Lately I'd been very busy with schoolwork, as well as feeling under the weather and exhausted for a bit, and also preparing for my Hong Kong trip, so I didn't do anything super exciting these weeks and I'm combining them.
Typhoon Nepartak was the first typhoon I've experienced (should've taken some pictures for the "baby's first typhoon" slot in the baby book) and the typhoon was pretty hyped up. It was a category 5 super typhoon (still not sure exactly what that means). On Thursday many places had taped their windows and the super market was quickly selling out of water. I bought some emergency water and snacks in case I couldn't leave the apartment on Friday or in case we had no water/electricity. Friday was going to officially be a typhoon holiday where nobody came into work or went to school. On Thursday night the rain was so loud outside my window, but when I woke up on Friday it just seemed like a regular rain. It turns out the typhoon hit more of the southern part of Taiwan, so Taipei was mostly unaffected besides having a lot of windy rain. In the afternoon my roommate and I went to the movies, because we heard that's what Taiwanese people do when there's a typhoon holiday! We had problems with our umbrellas in the wind and rain but other than that, it just seemed like a normal day. Probably a good thing my first typhoon experience was very anticlimactic! (The header image for this post is actually just from a normal non-typhoon rain that happened last week but it seems fitting.)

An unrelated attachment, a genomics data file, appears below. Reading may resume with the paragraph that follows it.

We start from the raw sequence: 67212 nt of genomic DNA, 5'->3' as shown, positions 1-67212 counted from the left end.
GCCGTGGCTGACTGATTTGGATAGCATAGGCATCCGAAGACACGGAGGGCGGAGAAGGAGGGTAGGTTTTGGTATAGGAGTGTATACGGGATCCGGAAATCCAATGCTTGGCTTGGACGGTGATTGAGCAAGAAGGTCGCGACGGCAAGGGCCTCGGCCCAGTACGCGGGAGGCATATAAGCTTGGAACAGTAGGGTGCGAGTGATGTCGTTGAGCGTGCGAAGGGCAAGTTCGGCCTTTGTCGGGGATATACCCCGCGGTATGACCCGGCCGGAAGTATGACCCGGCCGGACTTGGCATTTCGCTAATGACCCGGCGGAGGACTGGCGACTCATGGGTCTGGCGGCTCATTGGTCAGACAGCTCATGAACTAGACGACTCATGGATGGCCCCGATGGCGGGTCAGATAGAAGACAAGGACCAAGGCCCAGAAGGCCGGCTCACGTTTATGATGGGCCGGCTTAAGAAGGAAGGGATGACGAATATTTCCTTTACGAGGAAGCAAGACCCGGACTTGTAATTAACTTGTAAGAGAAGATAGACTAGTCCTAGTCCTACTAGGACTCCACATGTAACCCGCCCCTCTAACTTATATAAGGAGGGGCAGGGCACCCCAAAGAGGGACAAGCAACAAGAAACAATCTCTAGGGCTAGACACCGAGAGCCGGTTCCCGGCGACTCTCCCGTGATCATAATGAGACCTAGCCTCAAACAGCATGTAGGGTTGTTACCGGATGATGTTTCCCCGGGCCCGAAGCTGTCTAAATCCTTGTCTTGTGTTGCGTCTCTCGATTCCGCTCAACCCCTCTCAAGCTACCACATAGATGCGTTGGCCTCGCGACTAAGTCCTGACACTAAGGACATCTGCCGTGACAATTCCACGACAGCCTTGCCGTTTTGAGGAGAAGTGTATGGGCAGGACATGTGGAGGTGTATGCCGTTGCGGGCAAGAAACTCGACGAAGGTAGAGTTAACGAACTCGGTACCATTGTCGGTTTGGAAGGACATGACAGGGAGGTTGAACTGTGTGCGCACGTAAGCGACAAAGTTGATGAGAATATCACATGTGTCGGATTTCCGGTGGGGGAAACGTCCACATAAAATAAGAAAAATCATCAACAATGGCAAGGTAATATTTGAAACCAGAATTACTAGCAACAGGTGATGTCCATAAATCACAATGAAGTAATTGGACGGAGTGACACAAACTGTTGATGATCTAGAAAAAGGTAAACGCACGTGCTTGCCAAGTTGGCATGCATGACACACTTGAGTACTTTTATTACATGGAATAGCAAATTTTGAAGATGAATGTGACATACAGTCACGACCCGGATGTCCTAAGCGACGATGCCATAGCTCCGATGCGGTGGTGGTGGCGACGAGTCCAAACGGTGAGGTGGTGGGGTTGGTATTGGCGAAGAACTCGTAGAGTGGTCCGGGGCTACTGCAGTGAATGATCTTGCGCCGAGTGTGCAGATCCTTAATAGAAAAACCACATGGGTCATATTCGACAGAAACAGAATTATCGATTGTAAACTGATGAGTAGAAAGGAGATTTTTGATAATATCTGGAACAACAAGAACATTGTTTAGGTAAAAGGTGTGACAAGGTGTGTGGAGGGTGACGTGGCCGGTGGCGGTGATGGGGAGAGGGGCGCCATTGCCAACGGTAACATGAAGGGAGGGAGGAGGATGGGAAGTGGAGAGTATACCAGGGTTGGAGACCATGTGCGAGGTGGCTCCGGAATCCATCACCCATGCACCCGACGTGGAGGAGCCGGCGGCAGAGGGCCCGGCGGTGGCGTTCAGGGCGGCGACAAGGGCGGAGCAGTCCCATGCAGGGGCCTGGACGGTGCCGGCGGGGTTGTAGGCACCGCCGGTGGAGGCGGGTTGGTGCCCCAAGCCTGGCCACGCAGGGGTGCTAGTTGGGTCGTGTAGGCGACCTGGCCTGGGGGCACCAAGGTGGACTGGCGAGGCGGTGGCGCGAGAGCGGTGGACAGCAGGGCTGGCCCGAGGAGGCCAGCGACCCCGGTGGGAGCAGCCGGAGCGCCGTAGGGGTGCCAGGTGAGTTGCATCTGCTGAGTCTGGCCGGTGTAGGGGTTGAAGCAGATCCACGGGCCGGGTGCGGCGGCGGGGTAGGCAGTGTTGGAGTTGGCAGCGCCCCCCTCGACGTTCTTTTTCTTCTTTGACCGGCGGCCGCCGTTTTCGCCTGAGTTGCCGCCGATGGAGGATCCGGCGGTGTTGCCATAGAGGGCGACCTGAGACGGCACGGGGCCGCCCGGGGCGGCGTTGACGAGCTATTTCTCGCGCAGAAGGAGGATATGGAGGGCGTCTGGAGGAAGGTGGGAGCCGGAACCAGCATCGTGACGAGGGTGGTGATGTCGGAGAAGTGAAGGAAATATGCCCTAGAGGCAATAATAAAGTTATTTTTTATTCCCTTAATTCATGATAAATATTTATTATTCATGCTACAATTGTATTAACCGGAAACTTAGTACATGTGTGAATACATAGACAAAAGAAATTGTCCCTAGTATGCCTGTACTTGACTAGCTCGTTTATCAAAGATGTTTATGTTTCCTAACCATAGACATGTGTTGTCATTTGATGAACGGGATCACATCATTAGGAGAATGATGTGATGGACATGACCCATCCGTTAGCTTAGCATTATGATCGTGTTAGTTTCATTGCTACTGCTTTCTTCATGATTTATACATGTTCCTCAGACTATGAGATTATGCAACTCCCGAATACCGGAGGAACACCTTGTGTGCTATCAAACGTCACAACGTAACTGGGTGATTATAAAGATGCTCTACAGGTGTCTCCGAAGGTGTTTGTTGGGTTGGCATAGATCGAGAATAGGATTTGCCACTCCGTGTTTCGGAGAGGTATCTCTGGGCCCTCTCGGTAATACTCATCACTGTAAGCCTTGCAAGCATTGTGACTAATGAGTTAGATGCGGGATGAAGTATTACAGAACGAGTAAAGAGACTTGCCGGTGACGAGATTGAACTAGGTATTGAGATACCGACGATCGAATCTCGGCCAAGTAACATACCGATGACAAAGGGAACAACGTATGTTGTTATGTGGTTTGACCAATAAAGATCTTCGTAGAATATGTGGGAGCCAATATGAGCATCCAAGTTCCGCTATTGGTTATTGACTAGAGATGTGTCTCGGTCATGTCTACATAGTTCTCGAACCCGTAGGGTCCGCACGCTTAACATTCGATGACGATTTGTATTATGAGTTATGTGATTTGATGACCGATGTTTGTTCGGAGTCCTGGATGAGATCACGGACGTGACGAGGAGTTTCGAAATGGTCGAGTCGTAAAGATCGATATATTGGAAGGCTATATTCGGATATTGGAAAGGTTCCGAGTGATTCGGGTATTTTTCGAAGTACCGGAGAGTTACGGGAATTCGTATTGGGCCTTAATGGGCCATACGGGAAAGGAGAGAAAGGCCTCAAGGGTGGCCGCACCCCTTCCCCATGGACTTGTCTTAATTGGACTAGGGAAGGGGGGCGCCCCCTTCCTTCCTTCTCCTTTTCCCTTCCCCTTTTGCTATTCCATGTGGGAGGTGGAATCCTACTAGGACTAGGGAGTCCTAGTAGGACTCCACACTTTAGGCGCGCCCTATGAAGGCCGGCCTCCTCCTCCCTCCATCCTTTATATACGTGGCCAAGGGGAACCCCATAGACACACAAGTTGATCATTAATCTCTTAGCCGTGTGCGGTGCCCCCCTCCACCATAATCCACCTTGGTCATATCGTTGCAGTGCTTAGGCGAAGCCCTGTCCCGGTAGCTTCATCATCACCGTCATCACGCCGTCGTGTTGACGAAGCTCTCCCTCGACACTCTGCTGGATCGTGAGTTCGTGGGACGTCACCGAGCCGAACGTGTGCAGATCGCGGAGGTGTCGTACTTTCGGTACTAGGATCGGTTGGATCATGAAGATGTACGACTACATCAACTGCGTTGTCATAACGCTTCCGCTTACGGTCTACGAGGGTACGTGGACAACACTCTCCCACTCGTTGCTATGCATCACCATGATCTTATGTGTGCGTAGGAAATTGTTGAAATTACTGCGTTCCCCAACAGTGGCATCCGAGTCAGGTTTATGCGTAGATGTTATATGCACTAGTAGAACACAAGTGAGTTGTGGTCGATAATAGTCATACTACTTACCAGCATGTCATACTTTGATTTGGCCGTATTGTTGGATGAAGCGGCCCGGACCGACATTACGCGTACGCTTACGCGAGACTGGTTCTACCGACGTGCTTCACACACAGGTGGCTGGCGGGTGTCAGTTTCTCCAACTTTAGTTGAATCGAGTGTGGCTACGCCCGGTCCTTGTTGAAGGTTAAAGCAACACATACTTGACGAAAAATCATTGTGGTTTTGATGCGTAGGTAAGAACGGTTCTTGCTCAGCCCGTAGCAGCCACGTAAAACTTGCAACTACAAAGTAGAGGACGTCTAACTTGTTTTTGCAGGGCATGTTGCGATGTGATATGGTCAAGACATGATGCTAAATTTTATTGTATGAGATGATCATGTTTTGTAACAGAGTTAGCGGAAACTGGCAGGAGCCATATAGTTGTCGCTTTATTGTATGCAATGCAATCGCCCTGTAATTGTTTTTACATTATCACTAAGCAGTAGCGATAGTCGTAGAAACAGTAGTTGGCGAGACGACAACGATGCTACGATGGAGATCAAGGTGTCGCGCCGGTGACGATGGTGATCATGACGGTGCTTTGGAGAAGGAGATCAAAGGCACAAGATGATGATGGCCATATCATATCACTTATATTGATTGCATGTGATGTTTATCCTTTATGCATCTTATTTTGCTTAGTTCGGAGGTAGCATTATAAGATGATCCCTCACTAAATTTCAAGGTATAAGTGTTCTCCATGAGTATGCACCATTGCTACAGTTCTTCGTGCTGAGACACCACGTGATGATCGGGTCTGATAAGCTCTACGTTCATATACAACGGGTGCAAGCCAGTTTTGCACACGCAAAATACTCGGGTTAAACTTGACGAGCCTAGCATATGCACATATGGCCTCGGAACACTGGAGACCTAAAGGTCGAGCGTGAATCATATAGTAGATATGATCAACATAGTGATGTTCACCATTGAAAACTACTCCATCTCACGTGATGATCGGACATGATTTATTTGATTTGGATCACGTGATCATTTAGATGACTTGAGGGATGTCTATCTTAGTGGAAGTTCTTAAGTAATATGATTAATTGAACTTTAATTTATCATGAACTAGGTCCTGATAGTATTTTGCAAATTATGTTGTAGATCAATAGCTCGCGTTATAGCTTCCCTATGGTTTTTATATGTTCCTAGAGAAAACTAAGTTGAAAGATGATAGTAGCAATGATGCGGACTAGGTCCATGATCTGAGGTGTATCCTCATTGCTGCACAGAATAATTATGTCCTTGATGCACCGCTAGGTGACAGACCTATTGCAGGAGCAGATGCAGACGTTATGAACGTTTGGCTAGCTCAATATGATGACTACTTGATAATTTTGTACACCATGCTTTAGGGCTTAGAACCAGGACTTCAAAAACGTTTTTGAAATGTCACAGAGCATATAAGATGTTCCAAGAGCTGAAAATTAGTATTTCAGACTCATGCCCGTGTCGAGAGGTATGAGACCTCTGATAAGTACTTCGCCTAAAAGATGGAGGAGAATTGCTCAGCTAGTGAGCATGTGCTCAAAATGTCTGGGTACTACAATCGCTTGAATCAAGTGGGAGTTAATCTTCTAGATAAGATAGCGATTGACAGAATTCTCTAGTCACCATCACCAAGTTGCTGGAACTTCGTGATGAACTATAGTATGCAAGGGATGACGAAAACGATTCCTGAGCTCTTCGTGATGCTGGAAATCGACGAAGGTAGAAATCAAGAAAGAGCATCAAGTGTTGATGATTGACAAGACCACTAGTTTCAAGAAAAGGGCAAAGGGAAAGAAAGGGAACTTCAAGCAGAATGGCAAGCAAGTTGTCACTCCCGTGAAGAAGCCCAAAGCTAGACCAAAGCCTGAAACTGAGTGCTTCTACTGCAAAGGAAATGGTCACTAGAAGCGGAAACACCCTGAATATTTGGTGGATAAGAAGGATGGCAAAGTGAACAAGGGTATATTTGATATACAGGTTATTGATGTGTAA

Taipei Fine Arts Museum
I'm not much of an art museum goer but I had some free time so I went one afternoon. Because I was a student, the admission was extremely cheap, about 50 cents USD! The exhibits were from Taiwanese artists and there was so much to see.
National Palace Museum
Even on a Wednesday afternoon the National Palace Museum was packed with tourists, but still very worth going to! There are three floors full of Chinese historical items, ranging from recent decades to thousands of years old. I wanted to see the famous jade cabbage sculpture, but it was in the Southern branch of the museum until September.
Jade, Flower, Artist Markets
The Jade, Flower, and Artist markets are very close to each other underneath an overpass and are open on the weekend mornings. The Jade market had so many beautiful items, but I had no idea what the actual value of some of these items should be (the prices are unmarked and you should haggle a bit), so I looked around and decided I'd come back another weekend.
The flower market was great, but I didn't want to look too hard, because unfortunately I can't take any live plants back to America. There were so many cheap and beautiful plants, bonsais too! I already have 10 houseplants in America that my grandma is taking care of for me for the summer...
The artist market was pretty small, but still cool to see while I was there. There were also additional jade stands, but I was a bit suspicious that some of the jade was fake there.
Wufenpu is the place to go if you love window shopping and cheap items. It's a ton of streets/blocks of whole sale clothes, bags, shoes, and other items. It's similar to Ximending Shopping District, but less lively, cheaper, and with fewer food options. It's like shopping on Aliexpress (my guilty pleasure), but in real life. I bought some pretty headbands and a cheap purse I really liked that ended up breaking two weeks later in Hong Kong but I probably got my money's worth out of it.
Taiwanese beer houses are so much fun! It's got good food, beer (sometimes poured by girls in short skirts), and a loud environment! It's best to go with a ton of people so you can order and share many dishes of food.
A link to my full album of Taiwan photos can be found here. Keep checking back for weekly updates!
Questions? Comments? Don't hesitate to contact me!